Ghosh also claims that the U.S. is not necessarily a “loser” in the deal (that status is reserved for Israel, Saudi Arabia and its Arab Allies), although it neither a “winner”. Ghosh makes mention of U.S. Secretary of State John Kerry boasting of the “new economic opportunities in Iran” as well as a possibility that we can get Iran’s cooperation in fighting ISIS/ISIL. Ghosh is skeptical of these claims, as he states that “Iran’s interests in that fight are much narrower than the West’s: Tehran wants to ensure Assad’s survival in Syria, and to prevent the killing of Shia in Iraq. It doesn’t care if Sunnis continue to be slaughtered, or if the terrorists plot attacks against the US and other Western nations.”

Let’s move on to someone with a more favorable view of the deal, and that is Slate’s Fred Kaplan. Kaplan starts of by directly rebuking the point that Ghosh makes about how “…10 years is a blink of an eye in geopolitical terms.” Kapaln scoffs at that notion, stating that “[t]hose who object that 10 years is like the blink of an eye have got to be kidding. These same people warn that Iran could build a bomb within one year from now. Which outcome is preferable?”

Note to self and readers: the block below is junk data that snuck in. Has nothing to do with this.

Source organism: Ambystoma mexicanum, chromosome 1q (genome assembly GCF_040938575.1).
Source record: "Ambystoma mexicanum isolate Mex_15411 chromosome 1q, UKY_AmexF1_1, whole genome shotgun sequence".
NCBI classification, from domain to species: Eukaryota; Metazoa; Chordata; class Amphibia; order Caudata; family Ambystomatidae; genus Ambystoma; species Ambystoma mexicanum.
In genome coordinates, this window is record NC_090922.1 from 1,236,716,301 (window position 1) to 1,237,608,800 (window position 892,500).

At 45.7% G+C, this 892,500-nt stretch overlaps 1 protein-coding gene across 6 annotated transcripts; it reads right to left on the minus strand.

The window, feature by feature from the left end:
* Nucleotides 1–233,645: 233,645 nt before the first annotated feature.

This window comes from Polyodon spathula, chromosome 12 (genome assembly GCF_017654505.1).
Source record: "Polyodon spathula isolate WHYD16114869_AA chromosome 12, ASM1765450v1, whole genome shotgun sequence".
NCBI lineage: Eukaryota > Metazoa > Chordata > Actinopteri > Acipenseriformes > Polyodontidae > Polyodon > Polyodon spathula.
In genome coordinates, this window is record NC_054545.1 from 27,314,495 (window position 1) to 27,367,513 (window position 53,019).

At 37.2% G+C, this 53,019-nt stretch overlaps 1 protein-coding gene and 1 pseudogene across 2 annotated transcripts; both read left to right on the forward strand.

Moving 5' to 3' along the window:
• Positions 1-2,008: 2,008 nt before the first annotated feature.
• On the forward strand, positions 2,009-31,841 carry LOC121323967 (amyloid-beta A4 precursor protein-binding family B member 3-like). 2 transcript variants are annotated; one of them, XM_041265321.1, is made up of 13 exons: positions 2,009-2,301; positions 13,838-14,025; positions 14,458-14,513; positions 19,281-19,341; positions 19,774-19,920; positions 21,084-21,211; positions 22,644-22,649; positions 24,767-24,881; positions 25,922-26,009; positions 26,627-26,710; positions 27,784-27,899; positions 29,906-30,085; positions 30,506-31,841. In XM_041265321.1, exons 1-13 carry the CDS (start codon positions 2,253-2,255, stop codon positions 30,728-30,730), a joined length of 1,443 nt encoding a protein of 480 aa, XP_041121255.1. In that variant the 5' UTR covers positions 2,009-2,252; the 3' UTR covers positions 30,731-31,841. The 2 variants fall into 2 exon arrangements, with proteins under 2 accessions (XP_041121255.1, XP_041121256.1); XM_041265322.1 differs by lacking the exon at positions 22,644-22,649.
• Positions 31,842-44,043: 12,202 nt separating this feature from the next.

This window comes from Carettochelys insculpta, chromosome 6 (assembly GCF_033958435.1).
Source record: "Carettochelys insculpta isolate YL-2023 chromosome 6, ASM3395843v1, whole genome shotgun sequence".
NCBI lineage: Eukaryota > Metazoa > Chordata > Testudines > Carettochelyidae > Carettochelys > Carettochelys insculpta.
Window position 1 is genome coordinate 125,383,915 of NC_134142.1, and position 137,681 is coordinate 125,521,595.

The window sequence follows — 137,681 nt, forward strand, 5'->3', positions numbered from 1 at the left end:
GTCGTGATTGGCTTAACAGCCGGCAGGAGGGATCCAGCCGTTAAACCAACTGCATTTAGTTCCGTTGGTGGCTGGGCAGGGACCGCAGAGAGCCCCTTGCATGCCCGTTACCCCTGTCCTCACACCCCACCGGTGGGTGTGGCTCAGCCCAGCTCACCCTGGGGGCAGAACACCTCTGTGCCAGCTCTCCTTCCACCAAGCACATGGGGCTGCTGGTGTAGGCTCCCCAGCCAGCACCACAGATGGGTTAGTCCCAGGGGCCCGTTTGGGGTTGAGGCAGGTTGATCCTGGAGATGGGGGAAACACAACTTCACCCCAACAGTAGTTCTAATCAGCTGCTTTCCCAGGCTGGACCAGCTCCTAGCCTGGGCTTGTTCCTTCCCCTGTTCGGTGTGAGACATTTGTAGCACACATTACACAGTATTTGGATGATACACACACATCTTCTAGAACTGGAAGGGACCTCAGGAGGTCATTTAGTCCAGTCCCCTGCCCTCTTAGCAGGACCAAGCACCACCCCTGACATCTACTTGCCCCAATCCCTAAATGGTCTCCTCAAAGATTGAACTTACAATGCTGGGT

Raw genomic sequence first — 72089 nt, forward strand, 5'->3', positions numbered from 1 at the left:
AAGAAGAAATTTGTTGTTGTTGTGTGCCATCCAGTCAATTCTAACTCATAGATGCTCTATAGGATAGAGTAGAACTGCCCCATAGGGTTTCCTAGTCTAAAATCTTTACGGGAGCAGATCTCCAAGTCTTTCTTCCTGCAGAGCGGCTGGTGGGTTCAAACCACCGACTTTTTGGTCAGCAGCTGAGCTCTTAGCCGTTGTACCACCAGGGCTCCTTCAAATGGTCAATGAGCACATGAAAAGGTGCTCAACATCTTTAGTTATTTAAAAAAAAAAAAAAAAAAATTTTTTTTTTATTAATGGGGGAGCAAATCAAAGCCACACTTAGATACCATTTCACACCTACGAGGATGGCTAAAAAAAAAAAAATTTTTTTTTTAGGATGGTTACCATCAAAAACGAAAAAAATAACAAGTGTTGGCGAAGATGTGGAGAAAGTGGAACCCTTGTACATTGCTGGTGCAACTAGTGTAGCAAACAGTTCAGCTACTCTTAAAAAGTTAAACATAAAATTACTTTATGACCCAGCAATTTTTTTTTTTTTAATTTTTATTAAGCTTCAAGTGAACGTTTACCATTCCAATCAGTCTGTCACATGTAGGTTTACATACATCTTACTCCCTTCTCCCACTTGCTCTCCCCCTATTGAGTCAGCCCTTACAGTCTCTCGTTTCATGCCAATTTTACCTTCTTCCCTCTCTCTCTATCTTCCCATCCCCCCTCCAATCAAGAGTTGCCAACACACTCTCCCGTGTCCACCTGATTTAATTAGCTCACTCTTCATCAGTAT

Kaplan essentially breaks down the deal into four steps, the first of which he calls “Adoption Day.” This is (obviously) the first part of the agreement, where the U.S. begins to lift some economic sanctions in return for Iran coming clean about its nuclear ambitions and allowing inspections by the International Atomic Energy Agency (IAEA). After the IAEA confirms that Iran has begun to hold up its end of the bargain (i.e. no longer producing plutonium, stopping new production of centrifuges, and cutting down its uranium stockpiles), the U.S. will begin “Implementation Day”, which means lifting even more sanctions against Iran. The third step is “Transition Day”, and this takes place eight years after the deal is ratified. Essentially, more and more sanctions will be removed as Iran shows good behavior. And finally, ten years after the agreement is made, “UNSCR [U.N. Security Council Resolution] Termination Day” occurs, where all sanctions (including nuclear related ones) are officially removed against Iran.